TUCSON, Ariz. (KOLD News 13) - One of the most advanced pieces of technology used to observe the night sky is celebrating a big anniversary.
The Multi-Mirror Telescope (MMT) Observatory high atop Mount Hopkins, east of Amado, is celebrating four decades of discoveries.
When you get to the top, it is hard to do anything but take in the view. 12 miles up a single lane road, with nothing between you and the sky, sits the MMT.
Home to 40 years of astronomical firsts no one could have seen coming.
“It’s always fun to be looking up the mountain road and be looking at the telescope,” said Dr. Grant Williams, the director of the MMT Observatory. “Knowing you’re going to be using that powerful instrument that night to make those discoveries is exciting.”
Williams has a job most kids dream of, using a telescope that has served as a pioneer for astronomers everywhere.
“One of the technical innovations for this telescope was to build a small, compact telescope, and build the building around it,” according to Williams. This means not only does the telescope move, but so does the building. “There are snowplows that actually plow snow as we rotate the building around it. It (the MMT) can view any position in the sky.”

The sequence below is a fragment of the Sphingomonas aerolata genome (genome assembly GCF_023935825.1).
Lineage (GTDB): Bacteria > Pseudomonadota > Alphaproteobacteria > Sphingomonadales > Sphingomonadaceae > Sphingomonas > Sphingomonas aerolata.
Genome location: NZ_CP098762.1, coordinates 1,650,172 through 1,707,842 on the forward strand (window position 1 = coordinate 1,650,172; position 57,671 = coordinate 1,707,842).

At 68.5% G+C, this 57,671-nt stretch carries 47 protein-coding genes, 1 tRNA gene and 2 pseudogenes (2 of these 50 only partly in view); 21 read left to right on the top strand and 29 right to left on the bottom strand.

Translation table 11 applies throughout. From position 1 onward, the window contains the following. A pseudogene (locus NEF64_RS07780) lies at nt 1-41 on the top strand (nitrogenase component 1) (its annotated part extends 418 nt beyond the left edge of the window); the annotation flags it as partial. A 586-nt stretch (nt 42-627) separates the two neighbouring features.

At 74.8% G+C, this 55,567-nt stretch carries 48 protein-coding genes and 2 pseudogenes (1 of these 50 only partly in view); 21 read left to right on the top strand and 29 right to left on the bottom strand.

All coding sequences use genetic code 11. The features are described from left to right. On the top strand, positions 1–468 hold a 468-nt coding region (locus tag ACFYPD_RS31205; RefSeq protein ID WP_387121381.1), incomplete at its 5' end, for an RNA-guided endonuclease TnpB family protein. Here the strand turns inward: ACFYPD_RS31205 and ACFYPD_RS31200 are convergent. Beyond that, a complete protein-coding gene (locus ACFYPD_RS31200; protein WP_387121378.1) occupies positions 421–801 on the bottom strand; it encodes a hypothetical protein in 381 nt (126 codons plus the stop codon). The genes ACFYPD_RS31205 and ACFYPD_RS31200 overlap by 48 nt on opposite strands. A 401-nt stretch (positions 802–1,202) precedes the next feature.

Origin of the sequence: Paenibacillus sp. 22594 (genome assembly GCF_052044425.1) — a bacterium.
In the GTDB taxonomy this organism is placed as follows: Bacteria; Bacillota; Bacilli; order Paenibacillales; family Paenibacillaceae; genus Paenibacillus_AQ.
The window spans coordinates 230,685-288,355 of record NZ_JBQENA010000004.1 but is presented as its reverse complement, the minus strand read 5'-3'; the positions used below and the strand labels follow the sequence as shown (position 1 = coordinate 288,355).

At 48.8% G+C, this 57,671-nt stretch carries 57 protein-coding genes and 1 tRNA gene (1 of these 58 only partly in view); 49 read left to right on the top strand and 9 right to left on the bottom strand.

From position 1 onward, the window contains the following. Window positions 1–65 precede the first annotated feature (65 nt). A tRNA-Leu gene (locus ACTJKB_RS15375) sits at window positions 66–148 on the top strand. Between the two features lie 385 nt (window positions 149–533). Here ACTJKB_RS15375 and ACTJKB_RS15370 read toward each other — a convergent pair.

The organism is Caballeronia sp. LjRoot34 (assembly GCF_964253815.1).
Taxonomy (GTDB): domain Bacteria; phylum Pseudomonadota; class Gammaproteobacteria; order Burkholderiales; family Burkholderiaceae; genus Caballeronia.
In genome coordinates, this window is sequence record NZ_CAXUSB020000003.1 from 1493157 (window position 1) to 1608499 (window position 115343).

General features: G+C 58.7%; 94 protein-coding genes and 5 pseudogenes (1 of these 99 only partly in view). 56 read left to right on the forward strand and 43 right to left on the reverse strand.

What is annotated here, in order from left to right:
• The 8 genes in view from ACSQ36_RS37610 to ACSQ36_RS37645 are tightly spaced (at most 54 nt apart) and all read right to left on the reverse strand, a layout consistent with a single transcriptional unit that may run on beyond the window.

Scientists spend weeks at a time on the mountain, preparing the telescope each night as the sun sets. Making groundbreaking discoveries that take a passion for astronomy to understand.
“Some of the major discoveries in the recent past include the discovery of short period white dwarf binaries,” explains Williams. “We’ve learned a great deal about the connection between exploding stars and supernovae. Whenever we’re doing observations, you are often doing it for the first time, so you’re discovering things nobody has ever seen before.”
The MMT is one of the world’s most powerful telescopes and can see to the very edges of the night sky, nearly all the way back to the beginning of the known universe.
However, Mt. Hopkins is not just home to Williams; it is also his favorite spot to watch the sun set.
“It’s definitely something to celebrate,” said Williams, who knows the 40-year history of the MMT better than anyone. “In the continental United States we don’t have a lot of large telescopes like this, so it’s great to have one so close to Tuscon.”
For more information on the telescope or scheduling a daytime tour, click on the following link https://www.cfa.harvard.edu/flwo/visitors-center.